Work stations in your plant's administrative area have point-of-use UPS boxes, most of which are rated 500VA. These units provide ride-through during brownouts. They also allow people to save their work and conduct an orderly shutdown in case of a blackout.
During recent sag and blackout events, these boxes didn't stop workstations from shutting down. Everyone agreed that the obvious problem was that the batteries had outlived their usefulness and needed to be replaced. But even with new batteries, the problem persists. What's going on?
While it may seem the UPS boxes aren't doing their job, probably the opposite is true. Upon power loss, large loads can kick spikes into the premises distribution system. During sags, large loads can draw enough current to saturate transformers.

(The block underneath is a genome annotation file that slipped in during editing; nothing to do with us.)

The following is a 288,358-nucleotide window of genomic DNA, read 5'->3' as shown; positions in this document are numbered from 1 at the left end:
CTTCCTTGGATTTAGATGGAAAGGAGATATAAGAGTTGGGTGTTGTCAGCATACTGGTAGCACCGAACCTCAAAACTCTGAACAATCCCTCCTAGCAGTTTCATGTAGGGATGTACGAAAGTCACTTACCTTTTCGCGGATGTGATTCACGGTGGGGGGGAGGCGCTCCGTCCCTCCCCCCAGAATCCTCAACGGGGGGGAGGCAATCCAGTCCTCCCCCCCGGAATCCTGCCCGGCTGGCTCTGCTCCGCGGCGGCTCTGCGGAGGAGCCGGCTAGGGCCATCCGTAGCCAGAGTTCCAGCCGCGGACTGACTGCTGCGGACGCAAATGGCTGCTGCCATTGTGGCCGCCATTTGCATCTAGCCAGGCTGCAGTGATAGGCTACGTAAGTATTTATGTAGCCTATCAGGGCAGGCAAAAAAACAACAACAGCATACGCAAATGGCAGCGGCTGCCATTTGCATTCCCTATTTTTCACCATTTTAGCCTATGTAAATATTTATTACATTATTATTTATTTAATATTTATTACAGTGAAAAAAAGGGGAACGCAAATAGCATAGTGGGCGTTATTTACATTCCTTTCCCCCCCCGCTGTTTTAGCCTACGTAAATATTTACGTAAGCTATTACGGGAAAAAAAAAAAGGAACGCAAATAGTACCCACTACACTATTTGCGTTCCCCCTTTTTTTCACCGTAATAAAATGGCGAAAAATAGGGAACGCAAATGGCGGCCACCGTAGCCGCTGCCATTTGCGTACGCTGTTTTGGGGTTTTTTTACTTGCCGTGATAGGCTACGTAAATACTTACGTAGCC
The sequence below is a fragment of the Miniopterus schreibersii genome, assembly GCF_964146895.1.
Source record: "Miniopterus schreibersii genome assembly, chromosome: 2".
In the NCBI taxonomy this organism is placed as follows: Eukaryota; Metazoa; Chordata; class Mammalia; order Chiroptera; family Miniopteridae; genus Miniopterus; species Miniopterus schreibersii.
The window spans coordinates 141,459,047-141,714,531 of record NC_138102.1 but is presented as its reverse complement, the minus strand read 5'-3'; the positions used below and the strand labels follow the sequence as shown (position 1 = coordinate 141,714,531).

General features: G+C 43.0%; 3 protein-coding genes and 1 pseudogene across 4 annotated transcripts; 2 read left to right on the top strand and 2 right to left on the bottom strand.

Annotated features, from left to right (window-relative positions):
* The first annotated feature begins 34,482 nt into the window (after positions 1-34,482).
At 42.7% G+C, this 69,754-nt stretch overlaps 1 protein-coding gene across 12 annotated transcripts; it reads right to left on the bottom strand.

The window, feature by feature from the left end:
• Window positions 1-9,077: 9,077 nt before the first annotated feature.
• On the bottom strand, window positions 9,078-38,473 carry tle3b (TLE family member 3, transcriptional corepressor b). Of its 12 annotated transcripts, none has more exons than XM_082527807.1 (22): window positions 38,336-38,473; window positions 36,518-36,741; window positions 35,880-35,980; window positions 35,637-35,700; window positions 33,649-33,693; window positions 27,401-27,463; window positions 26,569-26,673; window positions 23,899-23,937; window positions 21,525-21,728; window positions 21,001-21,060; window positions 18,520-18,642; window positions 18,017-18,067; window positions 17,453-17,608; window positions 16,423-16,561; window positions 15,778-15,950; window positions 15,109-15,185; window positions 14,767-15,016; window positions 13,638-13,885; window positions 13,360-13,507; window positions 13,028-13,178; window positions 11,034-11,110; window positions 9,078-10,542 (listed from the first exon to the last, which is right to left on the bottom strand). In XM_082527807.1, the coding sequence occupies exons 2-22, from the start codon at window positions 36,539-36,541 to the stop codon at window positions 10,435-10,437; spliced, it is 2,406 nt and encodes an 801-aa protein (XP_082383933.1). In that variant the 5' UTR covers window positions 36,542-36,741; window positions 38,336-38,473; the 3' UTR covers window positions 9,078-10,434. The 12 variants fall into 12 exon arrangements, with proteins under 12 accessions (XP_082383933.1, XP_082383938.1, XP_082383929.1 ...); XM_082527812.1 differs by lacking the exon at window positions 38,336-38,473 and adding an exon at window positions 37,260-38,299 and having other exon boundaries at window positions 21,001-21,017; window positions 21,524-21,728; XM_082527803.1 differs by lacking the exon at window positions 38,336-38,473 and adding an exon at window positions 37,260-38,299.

The UPS boxes see transients and open the circuit to protect the loads. So, they've saved you a few workstations, monitors, and other office equipment. You don't have a UPS problem; you have a power quality problem.
To solve it, start with these steps:
- Test your power correction capacitors.
- Put a power analyzer on the panel that supplies an area that's been reporting trouble. Put power analyzers on all large loads on site. If analysis shows transients, design a multi-stage transient reduction system.
- Conduct a thorough, methodical inspection of the transformers, panels, and large inductive loads for conformance to Art. 250, Part V.